10 Top Towns

Settled by the Dutch, Quakers, or Huguenots, nestled in the Catskills or on the river’s banks — these 10 Valley communities all have one thing in common: They’re great places to call home


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Home, Green Home

A new program teaches realtors how to help homebuyers find the house of their eco-conscious dreams

There are endless ways to go green inside our homes, from switching to power-saving light bulbs to buying organic, fair-trade coffee. As for the building itself, choosing a green home — those which run on solar power, use energy-efficient appliances, or that have been built with environment-friendly materials — can be beneficial to both its inhabitants and our surroundings.

Due to the rising demand for green homes, the National Association of Realtors (NAR) has developed a training program to teach its members how to determine if a house is eco-conscious, and how it can best benefit their client.

Established in 2008, the NAR’s Green Designation Core Course educates realtors on a variety of topics, including home design, energy-efficient technology, and the availability of financial incentives for homeowners. Those who apply for the program must submit an application and complete both the two-day Core Course and a one-day elective class to earn their Green Designation title.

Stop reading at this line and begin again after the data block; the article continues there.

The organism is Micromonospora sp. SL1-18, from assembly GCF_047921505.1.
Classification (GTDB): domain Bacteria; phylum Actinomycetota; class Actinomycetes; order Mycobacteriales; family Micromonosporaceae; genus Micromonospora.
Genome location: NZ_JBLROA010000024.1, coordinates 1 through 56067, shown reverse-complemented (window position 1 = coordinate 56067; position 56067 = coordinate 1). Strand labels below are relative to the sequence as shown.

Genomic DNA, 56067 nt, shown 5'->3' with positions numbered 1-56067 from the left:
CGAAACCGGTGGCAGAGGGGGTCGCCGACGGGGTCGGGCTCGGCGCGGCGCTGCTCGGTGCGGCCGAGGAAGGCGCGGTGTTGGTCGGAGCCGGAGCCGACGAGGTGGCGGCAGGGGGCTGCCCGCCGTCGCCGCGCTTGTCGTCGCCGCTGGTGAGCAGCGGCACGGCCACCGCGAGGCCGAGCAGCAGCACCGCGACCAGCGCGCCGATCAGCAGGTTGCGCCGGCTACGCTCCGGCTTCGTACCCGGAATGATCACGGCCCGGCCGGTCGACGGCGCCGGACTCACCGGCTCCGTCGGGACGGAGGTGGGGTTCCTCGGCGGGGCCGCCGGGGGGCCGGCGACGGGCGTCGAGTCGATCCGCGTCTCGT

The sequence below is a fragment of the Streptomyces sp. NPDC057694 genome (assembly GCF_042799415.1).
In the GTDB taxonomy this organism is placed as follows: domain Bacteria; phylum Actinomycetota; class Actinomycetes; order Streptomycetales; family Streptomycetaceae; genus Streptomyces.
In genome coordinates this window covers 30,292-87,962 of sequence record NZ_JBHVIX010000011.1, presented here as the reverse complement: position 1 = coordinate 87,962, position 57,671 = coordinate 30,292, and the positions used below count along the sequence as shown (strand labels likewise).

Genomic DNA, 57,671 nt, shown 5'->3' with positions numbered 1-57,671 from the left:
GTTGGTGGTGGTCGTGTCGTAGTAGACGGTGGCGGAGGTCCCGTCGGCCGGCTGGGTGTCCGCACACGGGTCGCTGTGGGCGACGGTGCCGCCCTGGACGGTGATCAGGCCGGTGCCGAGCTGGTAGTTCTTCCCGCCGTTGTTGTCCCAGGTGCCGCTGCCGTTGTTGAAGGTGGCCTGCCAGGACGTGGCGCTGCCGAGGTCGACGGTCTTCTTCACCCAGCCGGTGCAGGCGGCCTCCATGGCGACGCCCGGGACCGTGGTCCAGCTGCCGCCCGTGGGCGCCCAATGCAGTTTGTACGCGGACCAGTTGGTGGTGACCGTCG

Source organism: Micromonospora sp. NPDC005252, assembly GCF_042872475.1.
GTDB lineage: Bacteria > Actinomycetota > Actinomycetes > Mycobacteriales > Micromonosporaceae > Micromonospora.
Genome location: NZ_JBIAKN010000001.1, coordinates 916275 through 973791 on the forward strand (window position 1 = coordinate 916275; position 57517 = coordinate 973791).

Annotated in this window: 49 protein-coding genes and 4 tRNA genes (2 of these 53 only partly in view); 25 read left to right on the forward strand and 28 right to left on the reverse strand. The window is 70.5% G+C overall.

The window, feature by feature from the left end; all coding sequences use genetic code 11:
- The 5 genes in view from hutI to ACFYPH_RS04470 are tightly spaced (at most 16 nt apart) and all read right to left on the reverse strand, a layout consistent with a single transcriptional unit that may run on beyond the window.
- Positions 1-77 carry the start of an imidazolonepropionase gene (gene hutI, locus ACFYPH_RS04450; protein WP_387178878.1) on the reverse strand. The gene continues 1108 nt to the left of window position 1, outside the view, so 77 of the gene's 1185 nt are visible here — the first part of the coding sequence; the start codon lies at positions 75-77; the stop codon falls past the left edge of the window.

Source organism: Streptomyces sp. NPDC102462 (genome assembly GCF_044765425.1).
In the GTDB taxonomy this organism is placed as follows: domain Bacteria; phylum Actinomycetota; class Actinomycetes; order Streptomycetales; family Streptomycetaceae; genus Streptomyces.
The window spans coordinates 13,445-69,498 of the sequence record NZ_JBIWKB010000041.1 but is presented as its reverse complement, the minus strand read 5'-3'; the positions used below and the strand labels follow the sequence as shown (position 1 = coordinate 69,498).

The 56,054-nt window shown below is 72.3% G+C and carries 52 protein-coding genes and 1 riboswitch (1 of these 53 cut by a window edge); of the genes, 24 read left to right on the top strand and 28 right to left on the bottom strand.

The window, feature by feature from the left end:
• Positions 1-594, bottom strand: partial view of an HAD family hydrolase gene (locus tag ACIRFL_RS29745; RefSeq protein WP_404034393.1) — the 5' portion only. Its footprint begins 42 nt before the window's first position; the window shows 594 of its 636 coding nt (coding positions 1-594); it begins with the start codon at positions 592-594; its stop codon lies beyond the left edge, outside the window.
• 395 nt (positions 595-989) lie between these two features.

So far, more than 1,100 NAR members have achieved this status, including Mon Dorris of New Paltz, a realtor in the Ulster County area since 2006. “About 50-60 percent of my clients are interested in green homes,” he says, “especially for the health benefits, such as better air quality, and for the energy savings.”

Although green homes tend to cost more than the average house, according to Dorris, the investment usually pays off in the end. “Homeowners who use solar paneling for electricity might pay more up-front,” he explains, “but it’s a fixed cost and over the years, they don’t have to pay the fluctuating price of oil or propane.”

Dorris looked into the program because he thought it would “help others help the environment.” With the knowledge he’s gained, he says he’s able to assist clients in finding options that are healthier for themselves and for the Earth.

» Next: Sticking to a budget? Find out what $300,000 will buy
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